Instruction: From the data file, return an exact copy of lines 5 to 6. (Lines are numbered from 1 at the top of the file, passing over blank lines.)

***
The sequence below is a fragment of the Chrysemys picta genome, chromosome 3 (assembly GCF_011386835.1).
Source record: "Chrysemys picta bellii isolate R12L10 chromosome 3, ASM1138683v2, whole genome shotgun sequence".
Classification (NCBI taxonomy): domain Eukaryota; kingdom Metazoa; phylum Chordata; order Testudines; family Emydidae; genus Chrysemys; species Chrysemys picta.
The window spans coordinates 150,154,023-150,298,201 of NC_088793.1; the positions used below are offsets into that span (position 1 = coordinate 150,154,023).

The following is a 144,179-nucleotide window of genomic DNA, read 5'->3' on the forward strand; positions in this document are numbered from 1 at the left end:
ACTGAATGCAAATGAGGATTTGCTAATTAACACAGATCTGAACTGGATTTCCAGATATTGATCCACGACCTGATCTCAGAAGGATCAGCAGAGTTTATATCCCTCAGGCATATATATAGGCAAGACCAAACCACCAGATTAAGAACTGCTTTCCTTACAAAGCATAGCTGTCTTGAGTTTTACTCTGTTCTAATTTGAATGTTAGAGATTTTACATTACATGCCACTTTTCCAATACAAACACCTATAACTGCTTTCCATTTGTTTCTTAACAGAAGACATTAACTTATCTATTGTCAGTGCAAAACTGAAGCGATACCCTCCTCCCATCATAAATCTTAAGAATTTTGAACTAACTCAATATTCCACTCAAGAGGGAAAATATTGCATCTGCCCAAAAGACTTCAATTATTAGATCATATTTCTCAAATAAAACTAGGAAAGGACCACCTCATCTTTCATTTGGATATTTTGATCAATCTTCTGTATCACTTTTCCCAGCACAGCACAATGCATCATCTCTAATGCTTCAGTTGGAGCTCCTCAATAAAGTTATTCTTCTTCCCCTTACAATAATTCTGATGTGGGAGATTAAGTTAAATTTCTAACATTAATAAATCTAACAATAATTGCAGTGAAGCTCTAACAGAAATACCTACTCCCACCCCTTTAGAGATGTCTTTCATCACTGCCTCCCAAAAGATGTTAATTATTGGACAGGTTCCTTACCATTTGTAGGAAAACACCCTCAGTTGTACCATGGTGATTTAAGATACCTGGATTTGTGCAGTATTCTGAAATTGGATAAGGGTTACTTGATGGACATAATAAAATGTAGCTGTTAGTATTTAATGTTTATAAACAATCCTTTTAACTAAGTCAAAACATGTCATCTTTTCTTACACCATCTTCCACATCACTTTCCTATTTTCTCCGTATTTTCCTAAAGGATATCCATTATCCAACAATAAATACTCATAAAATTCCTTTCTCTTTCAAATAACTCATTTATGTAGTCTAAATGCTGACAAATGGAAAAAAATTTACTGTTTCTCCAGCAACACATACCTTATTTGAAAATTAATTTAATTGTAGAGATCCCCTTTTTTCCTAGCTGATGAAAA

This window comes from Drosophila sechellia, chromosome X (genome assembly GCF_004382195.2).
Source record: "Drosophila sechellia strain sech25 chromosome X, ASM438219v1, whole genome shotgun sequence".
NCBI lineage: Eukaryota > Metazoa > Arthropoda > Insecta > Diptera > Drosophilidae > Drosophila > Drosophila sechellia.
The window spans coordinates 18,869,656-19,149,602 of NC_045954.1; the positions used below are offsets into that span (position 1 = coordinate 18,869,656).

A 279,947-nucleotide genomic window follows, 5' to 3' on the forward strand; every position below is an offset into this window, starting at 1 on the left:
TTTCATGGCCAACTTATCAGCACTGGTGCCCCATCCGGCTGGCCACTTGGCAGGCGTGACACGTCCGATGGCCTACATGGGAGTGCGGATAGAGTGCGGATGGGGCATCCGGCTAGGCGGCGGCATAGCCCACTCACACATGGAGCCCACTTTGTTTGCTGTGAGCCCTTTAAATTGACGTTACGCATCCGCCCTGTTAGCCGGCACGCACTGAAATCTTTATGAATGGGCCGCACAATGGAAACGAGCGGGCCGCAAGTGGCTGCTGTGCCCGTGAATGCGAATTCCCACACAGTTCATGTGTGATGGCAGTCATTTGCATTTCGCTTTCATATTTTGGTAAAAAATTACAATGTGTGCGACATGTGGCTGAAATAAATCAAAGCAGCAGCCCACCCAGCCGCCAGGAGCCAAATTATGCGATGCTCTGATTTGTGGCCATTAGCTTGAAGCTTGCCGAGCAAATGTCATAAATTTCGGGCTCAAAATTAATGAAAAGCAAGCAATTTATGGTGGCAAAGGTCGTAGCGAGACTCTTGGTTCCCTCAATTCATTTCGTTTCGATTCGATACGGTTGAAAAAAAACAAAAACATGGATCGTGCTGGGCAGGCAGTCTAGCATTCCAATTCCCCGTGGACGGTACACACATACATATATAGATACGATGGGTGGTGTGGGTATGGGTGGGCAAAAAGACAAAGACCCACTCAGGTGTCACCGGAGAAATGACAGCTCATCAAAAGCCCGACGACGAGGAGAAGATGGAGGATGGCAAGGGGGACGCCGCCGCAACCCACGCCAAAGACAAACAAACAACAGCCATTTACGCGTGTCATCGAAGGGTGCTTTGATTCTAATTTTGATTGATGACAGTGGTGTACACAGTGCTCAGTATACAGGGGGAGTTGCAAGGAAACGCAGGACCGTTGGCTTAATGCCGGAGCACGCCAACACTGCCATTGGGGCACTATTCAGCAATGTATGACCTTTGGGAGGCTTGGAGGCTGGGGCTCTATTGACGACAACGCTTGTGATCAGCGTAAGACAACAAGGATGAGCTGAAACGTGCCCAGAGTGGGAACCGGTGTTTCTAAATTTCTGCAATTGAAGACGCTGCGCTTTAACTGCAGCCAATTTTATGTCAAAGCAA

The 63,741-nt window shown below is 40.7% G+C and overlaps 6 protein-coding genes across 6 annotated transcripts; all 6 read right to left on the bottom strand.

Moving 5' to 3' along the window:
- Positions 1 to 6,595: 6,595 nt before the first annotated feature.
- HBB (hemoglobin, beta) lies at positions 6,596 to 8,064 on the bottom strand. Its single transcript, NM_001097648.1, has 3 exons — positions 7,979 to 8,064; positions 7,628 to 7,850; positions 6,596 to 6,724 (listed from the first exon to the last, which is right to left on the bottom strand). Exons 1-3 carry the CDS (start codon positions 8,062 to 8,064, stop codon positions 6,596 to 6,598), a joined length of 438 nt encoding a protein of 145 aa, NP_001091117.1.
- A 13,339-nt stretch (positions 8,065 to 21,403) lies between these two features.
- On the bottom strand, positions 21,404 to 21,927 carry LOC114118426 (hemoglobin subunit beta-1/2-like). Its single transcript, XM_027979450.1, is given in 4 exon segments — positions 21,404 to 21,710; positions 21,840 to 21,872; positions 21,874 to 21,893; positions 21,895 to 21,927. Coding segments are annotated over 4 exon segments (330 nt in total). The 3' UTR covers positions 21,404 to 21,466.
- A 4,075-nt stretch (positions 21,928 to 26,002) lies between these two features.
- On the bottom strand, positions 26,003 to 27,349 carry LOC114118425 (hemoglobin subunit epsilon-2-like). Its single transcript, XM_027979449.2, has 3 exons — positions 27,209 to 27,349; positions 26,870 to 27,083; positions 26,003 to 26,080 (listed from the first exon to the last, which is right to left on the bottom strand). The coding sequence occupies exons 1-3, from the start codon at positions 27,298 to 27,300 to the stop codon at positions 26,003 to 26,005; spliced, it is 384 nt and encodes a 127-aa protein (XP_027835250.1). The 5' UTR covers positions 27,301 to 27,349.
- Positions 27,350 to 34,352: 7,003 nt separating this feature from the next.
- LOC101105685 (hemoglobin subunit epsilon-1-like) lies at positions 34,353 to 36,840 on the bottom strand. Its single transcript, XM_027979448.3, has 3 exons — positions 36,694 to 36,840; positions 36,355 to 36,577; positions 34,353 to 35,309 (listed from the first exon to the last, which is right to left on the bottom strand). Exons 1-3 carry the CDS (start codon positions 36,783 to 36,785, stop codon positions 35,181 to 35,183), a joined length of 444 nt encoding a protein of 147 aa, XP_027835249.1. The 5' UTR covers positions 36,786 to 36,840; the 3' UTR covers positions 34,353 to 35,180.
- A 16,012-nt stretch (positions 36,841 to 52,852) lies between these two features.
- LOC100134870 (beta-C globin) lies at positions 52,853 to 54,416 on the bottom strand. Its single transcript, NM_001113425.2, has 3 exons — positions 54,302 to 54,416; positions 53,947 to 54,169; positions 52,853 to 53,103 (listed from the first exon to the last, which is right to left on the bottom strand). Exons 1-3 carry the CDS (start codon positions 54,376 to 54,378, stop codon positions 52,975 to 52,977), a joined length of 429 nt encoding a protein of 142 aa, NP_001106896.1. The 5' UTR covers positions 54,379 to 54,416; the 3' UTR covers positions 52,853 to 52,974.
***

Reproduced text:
The following is a 144,179-nucleotide window of genomic DNA, read 5'->3' on the forward strand; positions in this document are numbered from 1 at the left end:
ACTGAATGCAAATGAGGATTTGCTAATTAACACAGATCTGAACTGGATTTCCAGATATTGATCCACGACCTGATCTCAGAAGGATCAGCAGAGTTTATATCCCTCAGGCATATATATAGGCAAGACCAAACCACCAGATTAAGAACTGCTTTCCTTACAAAGCATAGCTGTCTTGAGTTTTACTCTGTTCTAATTTGAATGTTAGAGATTTTACATTACATGCCACTTTTCCAATACAAACACCTATAACTGCTTTCCATTTGTTTCTTAACAGAAGACATTAACTTATCTATTGTCAGTGCAAAACTGAAGCGATACCCTCCTCCCATCATAAATCTTAAGAATTTTGAACTAACTCAATATTCCACTCAAGAGGGAAAATATTGCATCTGCCCAAAAGACTTCAATTATTAGATCATATTTCTCAAATAAAACTAGGAAAGGACCACCTCATCTTTCATTTGGATATTTTGATCAATCTTCTGTATCACTTTTCCCAGCACAGCACAATGCATCATCTCTAATGCTTCAGTTGGAGCTCCTCAATAAAGTTATTCTTCTTCCCCTTACAATAATTCTGATGTGGGAGATTAAGTTAAATTTCTAACATTAATAAATCTAACAATAATTGCAGTGAAGCTCTAACAGAAATACCTACTCCCACCCCTTTAGAGATGTCTTTCATCACTGCCTCCCAAAAGATGTTAATTATTGGACAGGTTCCTTACCATTTGTAGGAAAACACCCTCAGTTGTACCATGGTGATTTAAGATACCTGGATTTGTGCAGTATTCTGAAATTGGATAAGGGTTACTTGATGGACATAATAAAATGTAGCTGTTAGTATTTAATGTTTATAAACAATCCTTTTAACTAAGTCAAAACATGTCATCTTTTCTTACACCATCTTCCACATCACTTTCCTATTTTCTCCGTATTTTCCTAAAGGATATCCATTATCCAACAATAAATACTCATAAAATTCCTTTCTCTTTCAAATAACTCATTTATGTAGTCTAAATGCTGACAAATGGAAAAAAATTTACTGTTTCTCCAGCAACACATACCTTATTTGAAAATTAATTTAATTGTAGAGATCCCCTTTTTTCCTAGCTGATGAAAA